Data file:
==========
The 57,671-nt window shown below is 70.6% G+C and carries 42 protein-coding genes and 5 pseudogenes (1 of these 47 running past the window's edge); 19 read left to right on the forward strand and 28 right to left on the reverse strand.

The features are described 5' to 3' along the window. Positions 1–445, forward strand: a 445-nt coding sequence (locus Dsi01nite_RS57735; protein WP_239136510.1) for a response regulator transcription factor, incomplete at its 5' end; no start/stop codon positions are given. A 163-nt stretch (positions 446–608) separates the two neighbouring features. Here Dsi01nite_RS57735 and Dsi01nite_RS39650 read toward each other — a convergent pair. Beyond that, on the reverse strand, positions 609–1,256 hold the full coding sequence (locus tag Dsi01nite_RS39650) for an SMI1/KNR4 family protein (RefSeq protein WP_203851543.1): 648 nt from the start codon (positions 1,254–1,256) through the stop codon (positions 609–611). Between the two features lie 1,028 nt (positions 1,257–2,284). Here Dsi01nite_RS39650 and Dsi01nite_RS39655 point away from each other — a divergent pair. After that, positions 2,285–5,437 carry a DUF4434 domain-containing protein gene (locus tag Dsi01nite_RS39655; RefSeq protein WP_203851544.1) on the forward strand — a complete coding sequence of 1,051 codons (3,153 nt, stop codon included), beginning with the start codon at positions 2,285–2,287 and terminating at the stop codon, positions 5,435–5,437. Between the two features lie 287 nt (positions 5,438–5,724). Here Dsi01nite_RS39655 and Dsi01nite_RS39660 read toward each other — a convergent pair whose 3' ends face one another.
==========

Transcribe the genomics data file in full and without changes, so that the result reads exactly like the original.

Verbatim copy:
The 57,671-nt window shown below is 70.6% G+C and carries 42 protein-coding genes and 5 pseudogenes (1 of these 47 running past the window's edge); 19 read left to right on the forward strand and 28 right to left on the reverse strand.

The features are described 5' to 3' along the window. Positions 1–445, forward strand: a 445-nt coding sequence (locus Dsi01nite_RS57735; protein WP_239136510.1) for a response regulator transcription factor, incomplete at its 5' end; no start/stop codon positions are given. A 163-nt stretch (positions 446–608) separates the two neighbouring features. Here Dsi01nite_RS57735 and Dsi01nite_RS39650 read toward each other — a convergent pair. Beyond that, on the reverse strand, positions 609–1,256 hold the full coding sequence (locus tag Dsi01nite_RS39650) for an SMI1/KNR4 family protein (RefSeq protein WP_203851543.1): 648 nt from the start codon (positions 1,254–1,256) through the stop codon (positions 609–611). Between the two features lie 1,028 nt (positions 1,257–2,284). Here Dsi01nite_RS39650 and Dsi01nite_RS39655 point away from each other — a divergent pair. After that, positions 2,285–5,437 carry a DUF4434 domain-containing protein gene (locus tag Dsi01nite_RS39655; RefSeq protein WP_203851544.1) on the forward strand — a complete coding sequence of 1,051 codons (3,153 nt, stop codon included), beginning with the start codon at positions 2,285–2,287 and terminating at the stop codon, positions 5,435–5,437. Between the two features lie 287 nt (positions 5,438–5,724). Here Dsi01nite_RS39655 and Dsi01nite_RS39660 read toward each other — a convergent pair whose 3' ends face one another.